Sourdough bread is something I had been meaning to have a go at making for some time.... and another thing I had never got rough to doing.
It involves nurturing and feeding your own live yeast in order to make bread. Sounds rather daunting, but in reality it's not such a big deal.
Victoria and I took a day class last weekend with Rosie of Virtuous Bread in Norfolk. It was a relaxed day of fun and sticky doughs and stinky yeast starters ! Bit bonkers I suppose since I've been eating very little bread of late, but I booked the course some time ago and there is nothing to stop me making bread (even if I rarely eat it at the moment).
We made the 100% rye loaves above, a wholemeal and white loaf and the rye crackerbreads below.
Of all, the rye cracker breads were my favourite. The wholemeal and white loaf was a bit too sour for my palate. Then again, I'd never even tried sourdough before attending the class and I think it is a bit of an acquired taste.
The starter that Rosie (above) uses is a gloop of fermented rye flour and water. I believe it dates back to 1857 ! She is having it lab tested at the moment to try and trace back more details of time and place it first began. The results will be interesting....
Victoria, weighing out 50g balls of rye dough to make large crackers
A small amount of the starter is used and needs fed prior to baking with more flour and water and is then left for about 12 hours to get bubbly and gassy. I've actually been doing some considerable playing with mine over the past week... feeding twice daily with wholemeal flour, water and a teaspoon of lemon juice. The lemon is because we are in a very hard water area, so the lemon reduces the ph and helps get my starter more active.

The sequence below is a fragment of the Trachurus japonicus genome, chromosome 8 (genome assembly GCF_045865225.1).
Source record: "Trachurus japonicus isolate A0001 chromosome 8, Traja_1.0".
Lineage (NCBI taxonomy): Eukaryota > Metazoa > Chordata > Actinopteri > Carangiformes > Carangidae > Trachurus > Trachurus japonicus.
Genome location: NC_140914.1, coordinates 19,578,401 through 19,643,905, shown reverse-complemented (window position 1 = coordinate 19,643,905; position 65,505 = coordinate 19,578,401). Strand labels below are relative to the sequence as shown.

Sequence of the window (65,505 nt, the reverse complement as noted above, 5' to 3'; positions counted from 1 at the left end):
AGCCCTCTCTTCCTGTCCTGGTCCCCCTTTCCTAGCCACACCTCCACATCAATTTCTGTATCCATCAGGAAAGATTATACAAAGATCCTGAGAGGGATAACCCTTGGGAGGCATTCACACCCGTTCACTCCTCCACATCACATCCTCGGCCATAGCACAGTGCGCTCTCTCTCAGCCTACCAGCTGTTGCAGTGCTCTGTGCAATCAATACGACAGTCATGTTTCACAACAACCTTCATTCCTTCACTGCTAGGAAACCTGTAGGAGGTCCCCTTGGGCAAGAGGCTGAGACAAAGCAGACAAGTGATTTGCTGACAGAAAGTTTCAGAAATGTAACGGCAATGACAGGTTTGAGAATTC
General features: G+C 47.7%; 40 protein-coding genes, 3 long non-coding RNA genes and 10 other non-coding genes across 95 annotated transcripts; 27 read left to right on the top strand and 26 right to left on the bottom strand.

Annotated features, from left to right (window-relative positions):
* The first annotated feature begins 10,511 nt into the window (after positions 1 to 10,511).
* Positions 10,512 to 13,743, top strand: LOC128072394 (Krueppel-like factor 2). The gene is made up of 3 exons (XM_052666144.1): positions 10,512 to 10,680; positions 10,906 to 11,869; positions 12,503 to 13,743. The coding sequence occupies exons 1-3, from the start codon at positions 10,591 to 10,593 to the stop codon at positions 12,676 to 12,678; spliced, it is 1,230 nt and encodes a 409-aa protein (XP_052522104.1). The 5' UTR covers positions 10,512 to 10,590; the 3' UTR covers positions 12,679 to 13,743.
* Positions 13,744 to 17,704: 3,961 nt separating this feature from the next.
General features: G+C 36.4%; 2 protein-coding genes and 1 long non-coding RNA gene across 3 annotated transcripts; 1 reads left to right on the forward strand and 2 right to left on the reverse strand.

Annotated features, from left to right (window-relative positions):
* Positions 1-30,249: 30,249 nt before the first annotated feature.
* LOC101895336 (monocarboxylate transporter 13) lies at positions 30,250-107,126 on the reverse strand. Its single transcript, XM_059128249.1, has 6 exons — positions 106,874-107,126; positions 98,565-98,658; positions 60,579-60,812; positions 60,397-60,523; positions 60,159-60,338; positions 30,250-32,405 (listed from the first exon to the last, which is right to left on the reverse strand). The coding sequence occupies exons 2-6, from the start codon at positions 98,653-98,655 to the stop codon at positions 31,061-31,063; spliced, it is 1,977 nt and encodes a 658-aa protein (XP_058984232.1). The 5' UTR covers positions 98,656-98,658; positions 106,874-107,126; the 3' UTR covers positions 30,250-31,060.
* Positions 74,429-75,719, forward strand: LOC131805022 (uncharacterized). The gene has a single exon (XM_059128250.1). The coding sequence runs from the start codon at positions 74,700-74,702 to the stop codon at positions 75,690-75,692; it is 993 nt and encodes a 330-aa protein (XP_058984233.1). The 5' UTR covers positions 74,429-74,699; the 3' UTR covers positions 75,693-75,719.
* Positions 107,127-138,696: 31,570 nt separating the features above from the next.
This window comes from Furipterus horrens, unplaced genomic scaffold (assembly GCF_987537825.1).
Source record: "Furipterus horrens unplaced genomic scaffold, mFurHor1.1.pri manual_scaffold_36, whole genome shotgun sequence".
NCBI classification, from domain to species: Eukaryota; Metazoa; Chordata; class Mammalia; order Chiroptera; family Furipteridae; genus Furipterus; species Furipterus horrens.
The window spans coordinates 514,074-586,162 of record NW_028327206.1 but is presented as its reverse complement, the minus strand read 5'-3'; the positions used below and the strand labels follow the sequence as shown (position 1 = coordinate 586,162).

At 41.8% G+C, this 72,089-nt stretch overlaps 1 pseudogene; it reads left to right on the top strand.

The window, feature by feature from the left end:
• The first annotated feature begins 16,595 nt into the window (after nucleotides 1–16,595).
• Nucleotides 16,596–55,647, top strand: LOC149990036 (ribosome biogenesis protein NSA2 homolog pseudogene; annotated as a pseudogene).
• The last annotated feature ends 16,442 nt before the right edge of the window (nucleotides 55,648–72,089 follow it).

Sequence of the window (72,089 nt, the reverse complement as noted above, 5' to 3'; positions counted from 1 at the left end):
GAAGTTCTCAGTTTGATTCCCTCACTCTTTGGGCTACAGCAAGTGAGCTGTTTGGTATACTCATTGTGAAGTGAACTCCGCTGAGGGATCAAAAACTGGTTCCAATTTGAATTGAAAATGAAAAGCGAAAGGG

I've found that by feeding it with double the amount of wholemeal flour and water, letting it mature then discarding all but 1/4 of a cup and feeding again just prior to use, makes for a less sour taste.
I've been eating a lot of soup at the moment as an evening meal. A pot tends to go a long way as my husband is not that fussed on soup - so it can be the same soup for 5 days in a row if I make a big batch. This is rarely a problem with a good pea and ham soup as it's so delicious I never get bored with it !
I make this in an electric pressure cooker as it's so quick and minimal fuss. You can obviously make it in a pot on the hob - or even in a slow cooker if you want to - and just adjust the cooking times.
1 smoked ham hock
1 large onion (peeled and quartered)
2 or 3 bay leaves
2 sticks of celery
5 vegetable stock cubes
500g dried, split green peas
Rinse the dried green peas thoroughly and then soak overnight in some cold water.
Put the smoked ham hock in a pressure cooker with the bay leaves, celery and onion. Cover with water and bring to pressure for approx 35mins. Alternatively, simmer in a pot with a tight fitting lid (or put in a slow cooker) until the meat is soft and falling apart.
Remove the ham hock from the water (now ham stock). Strip off and discard the skin and fat. Separate off the meat and set aside.
Put the soaked peas into the pressure cooker with the vegetable stock cubes and ham stock with onions and celery. Top up with water until you have a total of approx 3 litres.
Bring back to pressure for approx 15 mins (or cook until the peas are literally mush). Blitz with a hand blender and serve with some of the shredded ham hock meat on top. I additionally had one of the rye crackers we made at class alongside this. Very filling and yummy !
Sarah-Jane Nash, October 2011 - www.siliconemoulds.com